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Some 600 researchers attended the 1977 IR 100 Awards banquet in Chicago.
As integrated circuits and environmentally friendly technologies emerged, R&D 100 Award winners set the pace.

Like most decades, the 1970s were a period of change. The United States witnessed the Watergate scandal and hearings, the resignation of President Richard Nixon, and a military withdrawal from Vietnam. Economic times were tough. Oil and energy crises triggered new approaches to automobile use.

While cultural trends, like disco, were (thankfully) short lived, emerging technologies made profound marks on science, technology, medicine, society, and even entertainment. The 1970s saw the development of the first microprocessor, pocket calculators, video cassette recorders, and early personal computers.


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Figure 1: IR/R&D 100 Award Winners (1970 to 1979) by product category. Source: R&D 100 Archive.

The IR/R&D 100 Award winners mirrored technology innovations in these areas, with advances in information technologies, analytical instruments, and materials. The decade also saw growth in mechanical systems, process sciences, and environmental technologies (Figure 1).

Notable technologies that were awarded IR/R&D 100 Awards included the amino acid sequencer (1970), solid-state lithium batteries (1971), the automated teller machine (1973), the compact floppy diskette (1973), a thermally stable automotive exhaust catalysis (1973), the color copier (1974), the halogen lamp (1974), the fax machine (1975), and high-speed CMOS RAM (1978). A complete list of winning technologies can be found on

Table 1: IR/R&D 100 Award Winners by Organization (1970 to 1979)
Organization Wins (All divisions or business units)
General Electric Co. 73
Varian Associates 27
Carborundum Co. 17
Dow Chemical Co. 17
National Bureau of Standards 17
Oak Ridge National Laboratory 15
3M Co. 14
DuPont Co. 14
Union Carbide Corp. 14
Westinghouse Electric Corp. 14
Argonne National Laboratory 13
Honeywell Inc. 13
Hewlett-Packard Co. 11
Hitachi Ltd. 11
Gould Inc. 9
Battelle Memorial Institute 8
Southwest Research Institute 8
Stauffer Chemical Co. 8
Air Force Materials Laboratory 7
Aluminum Co. of America 7
Bendix Corp. 7
Norton Co. 7
Whittaker Corp. 7
American Optical Corp. 6
Beckman Instruments Inc. 6
Bell Telephone Laboratories 6
Hughes Aircraft Co. 6
IBM Corp. 6
Perkin-Elmer Corp. 6
PPG Industries Inc. 6
U.S. Air Force 6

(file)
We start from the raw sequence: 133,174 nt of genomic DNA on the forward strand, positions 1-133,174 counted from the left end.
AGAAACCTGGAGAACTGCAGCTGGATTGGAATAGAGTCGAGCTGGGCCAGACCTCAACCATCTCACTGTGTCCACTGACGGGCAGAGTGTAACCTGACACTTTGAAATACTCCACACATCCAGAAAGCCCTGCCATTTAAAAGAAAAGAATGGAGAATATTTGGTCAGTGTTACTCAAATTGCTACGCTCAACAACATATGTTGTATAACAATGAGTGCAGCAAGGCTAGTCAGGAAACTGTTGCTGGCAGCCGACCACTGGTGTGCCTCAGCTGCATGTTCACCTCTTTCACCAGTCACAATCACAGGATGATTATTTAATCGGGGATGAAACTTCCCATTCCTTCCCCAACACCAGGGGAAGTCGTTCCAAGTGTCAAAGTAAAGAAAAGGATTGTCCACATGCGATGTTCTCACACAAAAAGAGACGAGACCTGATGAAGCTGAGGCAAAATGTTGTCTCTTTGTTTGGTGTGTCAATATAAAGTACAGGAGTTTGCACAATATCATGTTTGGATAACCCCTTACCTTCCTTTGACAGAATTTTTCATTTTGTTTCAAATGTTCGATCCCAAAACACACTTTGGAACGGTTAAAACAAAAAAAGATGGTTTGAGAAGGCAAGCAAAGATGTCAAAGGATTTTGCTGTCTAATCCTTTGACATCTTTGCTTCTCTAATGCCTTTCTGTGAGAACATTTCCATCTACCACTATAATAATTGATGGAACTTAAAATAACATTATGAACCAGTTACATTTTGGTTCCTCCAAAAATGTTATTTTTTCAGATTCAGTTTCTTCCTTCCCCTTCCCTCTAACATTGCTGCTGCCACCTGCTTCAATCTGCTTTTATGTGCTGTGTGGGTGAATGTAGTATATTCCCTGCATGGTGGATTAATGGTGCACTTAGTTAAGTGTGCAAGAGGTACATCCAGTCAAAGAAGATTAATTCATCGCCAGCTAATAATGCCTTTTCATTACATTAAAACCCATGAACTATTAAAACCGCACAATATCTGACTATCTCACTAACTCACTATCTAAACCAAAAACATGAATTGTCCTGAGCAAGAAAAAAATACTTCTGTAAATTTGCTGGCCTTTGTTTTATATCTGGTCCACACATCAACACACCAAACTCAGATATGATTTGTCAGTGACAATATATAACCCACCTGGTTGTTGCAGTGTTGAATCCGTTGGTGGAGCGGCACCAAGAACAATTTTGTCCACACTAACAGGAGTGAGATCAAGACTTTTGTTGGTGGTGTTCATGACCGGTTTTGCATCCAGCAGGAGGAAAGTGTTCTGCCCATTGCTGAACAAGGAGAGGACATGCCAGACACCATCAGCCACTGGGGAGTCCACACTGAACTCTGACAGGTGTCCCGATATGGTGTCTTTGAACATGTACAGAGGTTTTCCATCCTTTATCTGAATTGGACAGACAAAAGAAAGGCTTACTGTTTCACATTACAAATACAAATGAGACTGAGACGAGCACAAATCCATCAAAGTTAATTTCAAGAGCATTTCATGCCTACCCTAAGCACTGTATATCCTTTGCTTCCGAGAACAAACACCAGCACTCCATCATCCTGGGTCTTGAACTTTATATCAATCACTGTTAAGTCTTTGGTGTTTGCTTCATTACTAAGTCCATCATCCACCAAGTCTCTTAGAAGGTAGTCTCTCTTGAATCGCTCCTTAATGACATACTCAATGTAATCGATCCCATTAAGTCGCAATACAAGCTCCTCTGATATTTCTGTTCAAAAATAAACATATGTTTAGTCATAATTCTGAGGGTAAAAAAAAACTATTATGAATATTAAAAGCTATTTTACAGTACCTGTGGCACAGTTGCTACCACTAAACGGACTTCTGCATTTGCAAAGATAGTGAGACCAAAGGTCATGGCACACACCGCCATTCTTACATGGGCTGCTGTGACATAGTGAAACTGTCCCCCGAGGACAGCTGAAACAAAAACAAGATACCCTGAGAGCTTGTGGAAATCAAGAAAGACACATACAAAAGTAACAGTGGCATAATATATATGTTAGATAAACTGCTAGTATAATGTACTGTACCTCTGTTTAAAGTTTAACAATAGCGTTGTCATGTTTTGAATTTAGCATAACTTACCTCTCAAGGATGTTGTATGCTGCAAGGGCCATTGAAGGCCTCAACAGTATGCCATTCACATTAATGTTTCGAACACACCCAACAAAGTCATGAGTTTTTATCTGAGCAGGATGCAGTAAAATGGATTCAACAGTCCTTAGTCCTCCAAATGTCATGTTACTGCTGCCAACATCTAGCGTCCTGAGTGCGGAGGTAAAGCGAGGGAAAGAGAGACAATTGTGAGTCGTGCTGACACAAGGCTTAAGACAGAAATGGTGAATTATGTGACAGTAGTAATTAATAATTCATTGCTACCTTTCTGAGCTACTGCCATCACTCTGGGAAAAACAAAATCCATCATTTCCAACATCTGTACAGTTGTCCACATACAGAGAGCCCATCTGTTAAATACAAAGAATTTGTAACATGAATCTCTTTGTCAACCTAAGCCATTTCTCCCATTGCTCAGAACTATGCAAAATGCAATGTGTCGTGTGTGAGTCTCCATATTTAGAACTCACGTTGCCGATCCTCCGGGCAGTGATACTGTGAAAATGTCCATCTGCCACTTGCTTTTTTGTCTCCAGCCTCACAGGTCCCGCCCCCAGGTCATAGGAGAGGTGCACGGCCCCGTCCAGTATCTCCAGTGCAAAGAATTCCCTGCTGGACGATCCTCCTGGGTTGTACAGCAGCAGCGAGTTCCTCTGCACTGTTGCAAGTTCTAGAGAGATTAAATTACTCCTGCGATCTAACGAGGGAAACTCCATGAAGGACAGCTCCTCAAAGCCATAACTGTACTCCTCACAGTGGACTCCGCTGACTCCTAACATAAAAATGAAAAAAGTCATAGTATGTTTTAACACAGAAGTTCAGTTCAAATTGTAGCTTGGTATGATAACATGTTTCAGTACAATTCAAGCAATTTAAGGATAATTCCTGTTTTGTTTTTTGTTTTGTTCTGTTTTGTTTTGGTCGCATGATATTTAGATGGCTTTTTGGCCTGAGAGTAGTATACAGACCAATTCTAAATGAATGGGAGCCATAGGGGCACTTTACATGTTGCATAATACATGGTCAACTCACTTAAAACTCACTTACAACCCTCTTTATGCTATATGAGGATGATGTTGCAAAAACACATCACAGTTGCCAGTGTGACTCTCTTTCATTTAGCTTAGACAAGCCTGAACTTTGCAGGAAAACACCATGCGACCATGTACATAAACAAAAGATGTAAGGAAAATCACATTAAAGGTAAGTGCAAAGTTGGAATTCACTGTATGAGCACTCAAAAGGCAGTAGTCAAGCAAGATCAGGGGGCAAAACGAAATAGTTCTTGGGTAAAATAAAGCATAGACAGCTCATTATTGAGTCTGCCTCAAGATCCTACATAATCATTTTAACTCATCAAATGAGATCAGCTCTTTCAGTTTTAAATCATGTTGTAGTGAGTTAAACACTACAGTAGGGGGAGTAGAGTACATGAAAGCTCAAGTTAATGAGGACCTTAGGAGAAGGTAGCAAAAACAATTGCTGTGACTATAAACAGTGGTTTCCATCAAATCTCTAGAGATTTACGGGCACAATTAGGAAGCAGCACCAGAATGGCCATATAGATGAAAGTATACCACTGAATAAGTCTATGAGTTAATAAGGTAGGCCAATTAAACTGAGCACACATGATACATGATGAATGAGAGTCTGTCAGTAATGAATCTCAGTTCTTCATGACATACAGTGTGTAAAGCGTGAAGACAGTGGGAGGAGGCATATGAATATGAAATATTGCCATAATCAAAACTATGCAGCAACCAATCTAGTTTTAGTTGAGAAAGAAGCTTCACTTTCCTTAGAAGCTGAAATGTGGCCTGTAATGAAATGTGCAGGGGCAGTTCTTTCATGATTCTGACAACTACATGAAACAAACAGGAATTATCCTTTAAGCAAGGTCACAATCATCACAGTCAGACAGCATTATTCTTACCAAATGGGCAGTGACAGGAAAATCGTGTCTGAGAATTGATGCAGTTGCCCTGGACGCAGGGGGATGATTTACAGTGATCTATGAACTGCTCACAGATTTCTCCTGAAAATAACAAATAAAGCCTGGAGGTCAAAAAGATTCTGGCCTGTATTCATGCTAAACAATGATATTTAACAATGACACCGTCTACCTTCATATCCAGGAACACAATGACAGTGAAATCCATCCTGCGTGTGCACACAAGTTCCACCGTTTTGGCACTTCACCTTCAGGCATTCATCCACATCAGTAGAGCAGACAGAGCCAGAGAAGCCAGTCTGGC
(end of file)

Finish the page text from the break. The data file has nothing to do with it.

Bausch & Lomb Inc. 5
Extranuclear Laboratories Inc. 5
Johns Hopkins University 5
Keithley Instruments Inc. 5
Kevex Corp. 5
Massachusetts Institute of Technology 5
Moleculon Research Corp. 5
Rockwell International Corp. 5
Stanford Research Institute 5
Texas Instruments Inc. 5
Tokyo Shibaura Electric Co. 5
Wright-Patterson AFB 5
Companies with five or more wins. Source: R&D 100 Archive



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Figure 2: IR/R&D 100 Award Winners (1970 to 1979) by organization type. Source: R&D 100 Archive.

The 1970s, by the numbers
As the popularity of the IR/R&D 100 Awards grew, so did the diversity of the entries. Nearly 1,150 companies, universities, government research laboratories, and nonprofit research organizations were awarded IR/R&D Awards as primary or co-developers. While industry continued to dominate the awards (Figure 2), government-funded research organizations entered as strong contenders in the competition.

As NASA shifted its focus from the Apollo program to Skylab and the Space Shuttle, the agency garnered 32 awards for products as diverse as a personal alarm system, a nickel-based alloy, a ball bearing design, and a radar system. U.S. Department of Energy laboratories emerged as players; Oak Ridge National Laboratory (15 wins) and Argonne National Laboratory (13 wins) were top performers in the decade (Table 1).


Table 2: Top 20 IR/R&D 100 Award Winners by Organization (1963 to 1979)
Organization Wins (All divisions or business units)
General Electric Co. 128
Varian Associates 48
Westinghouse Electric Corp. 46
Union Carbide Corp. 36
RCA 34
Honeywell Inc. 27
Carborundum Co. 25
Dow Chemical Co. 24
Hewlett-Packard Co. 24
Bendix Corp. 23
3M Co. 18
DuPont Co. 18
Argonne National Laboratory 18
National Bureau of Standards 17
Oak Ridge National Laboratory 16
Beckman Instruments Inc. 16
Perkin-Elmer Corp. 16
Hitachi Ltd. 11
Norton Co. 11
Source: R&D 100 Archive


As the Awards grew in popularity, a friendly competition developed between participants. Table 2 lists the top 20 IR/R&D 100 winners from the inception of the awards program through 1979. This list will be updated in upcoming issues, leading up to the 50th anniversary of the program in September 2012.